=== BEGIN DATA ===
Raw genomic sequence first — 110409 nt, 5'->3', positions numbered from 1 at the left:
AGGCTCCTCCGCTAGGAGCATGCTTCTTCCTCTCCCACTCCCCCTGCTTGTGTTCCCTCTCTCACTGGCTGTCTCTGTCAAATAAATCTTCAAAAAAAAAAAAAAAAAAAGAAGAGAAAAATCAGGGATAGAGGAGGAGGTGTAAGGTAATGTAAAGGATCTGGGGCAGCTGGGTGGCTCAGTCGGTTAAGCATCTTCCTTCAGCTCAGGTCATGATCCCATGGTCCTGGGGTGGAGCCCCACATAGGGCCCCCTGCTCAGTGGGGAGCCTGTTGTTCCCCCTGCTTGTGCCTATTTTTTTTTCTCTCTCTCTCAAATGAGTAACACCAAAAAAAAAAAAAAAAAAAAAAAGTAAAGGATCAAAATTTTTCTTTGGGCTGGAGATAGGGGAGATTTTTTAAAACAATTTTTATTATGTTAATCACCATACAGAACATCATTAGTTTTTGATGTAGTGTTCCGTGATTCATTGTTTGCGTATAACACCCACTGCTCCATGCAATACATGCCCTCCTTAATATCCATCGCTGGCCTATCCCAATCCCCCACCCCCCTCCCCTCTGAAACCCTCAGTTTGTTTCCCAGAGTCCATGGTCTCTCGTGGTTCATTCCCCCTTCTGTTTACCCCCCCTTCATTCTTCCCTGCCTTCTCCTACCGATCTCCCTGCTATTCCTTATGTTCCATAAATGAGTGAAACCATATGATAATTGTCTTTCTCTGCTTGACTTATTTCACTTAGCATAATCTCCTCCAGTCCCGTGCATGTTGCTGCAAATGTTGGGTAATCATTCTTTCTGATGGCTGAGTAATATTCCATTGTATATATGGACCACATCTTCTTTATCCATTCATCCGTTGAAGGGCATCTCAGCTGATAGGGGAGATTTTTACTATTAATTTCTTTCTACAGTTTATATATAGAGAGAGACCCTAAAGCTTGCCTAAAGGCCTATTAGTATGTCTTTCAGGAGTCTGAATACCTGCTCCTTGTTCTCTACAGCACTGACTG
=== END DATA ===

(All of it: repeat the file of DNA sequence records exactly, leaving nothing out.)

Raw genomic sequence first — 110409 nt, 5'->3', positions numbered from 1 at the left:
AGGCTCCTCCGCTAGGAGCATGCTTCTTCCTCTCCCACTCCCCCTGCTTGTGTTCCCTCTCTCACTGGCTGTCTCTGTCAAATAAATCTTCAAAAAAAAAAAAAAAAAAAGAAGAGAAAAATCAGGGATAGAGGAGGAGGTGTAAGGTAATGTAAAGGATCTGGGGCAGCTGGGTGGCTCAGTCGGTTAAGCATCTTCCTTCAGCTCAGGTCATGATCCCATGGTCCTGGGGTGGAGCCCCACATAGGGCCCCCTGCTCAGTGGGGAGCCTGTTGTTCCCCCTGCTTGTGCCTATTTTTTTTTCTCTCTCTCTCAAATGAGTAACACCAAAAAAAAAAAAAAAAAAAAAAAGTAAAGGATCAAAATTTTTCTTTGGGCTGGAGATAGGGGAGATTTTTTAAAACAATTTTTATTATGTTAATCACCATACAGAACATCATTAGTTTTTGATGTAGTGTTCCGTGATTCATTGTTTGCGTATAACACCCACTGCTCCATGCAATACATGCCCTCCTTAATATCCATCGCTGGCCTATCCCAATCCCCCACCCCCCTCCCCTCTGAAACCCTCAGTTTGTTTCCCAGAGTCCATGGTCTCTCGTGGTTCATTCCCCCTTCTGTTTACCCCCCCTTCATTCTTCCCTGCCTTCTCCTACCGATCTCCCTGCTATTCCTTATGTTCCATAAATGAGTGAAACCATATGATAATTGTCTTTCTCTGCTTGACTTATTTCACTTAGCATAATCTCCTCCAGTCCCGTGCATGTTGCTGCAAATGTTGGGTAATCATTCTTTCTGATGGCTGAGTAATATTCCATTGTATATATGGACCACATCTTCTTTATCCATTCATCCGTTGAAGGGCATCTCAGCTGATAGGGGAGATTTTTACTATTAATTTCTTTCTACAGTTTATATATAGAGAGAGACCCTAAAGCTTGCCTAAAGGCCTATTAGTATGTCTTTCAGGAGTCTGAATACCTGCTCCTTGTTCTCTACAGCACTGACTG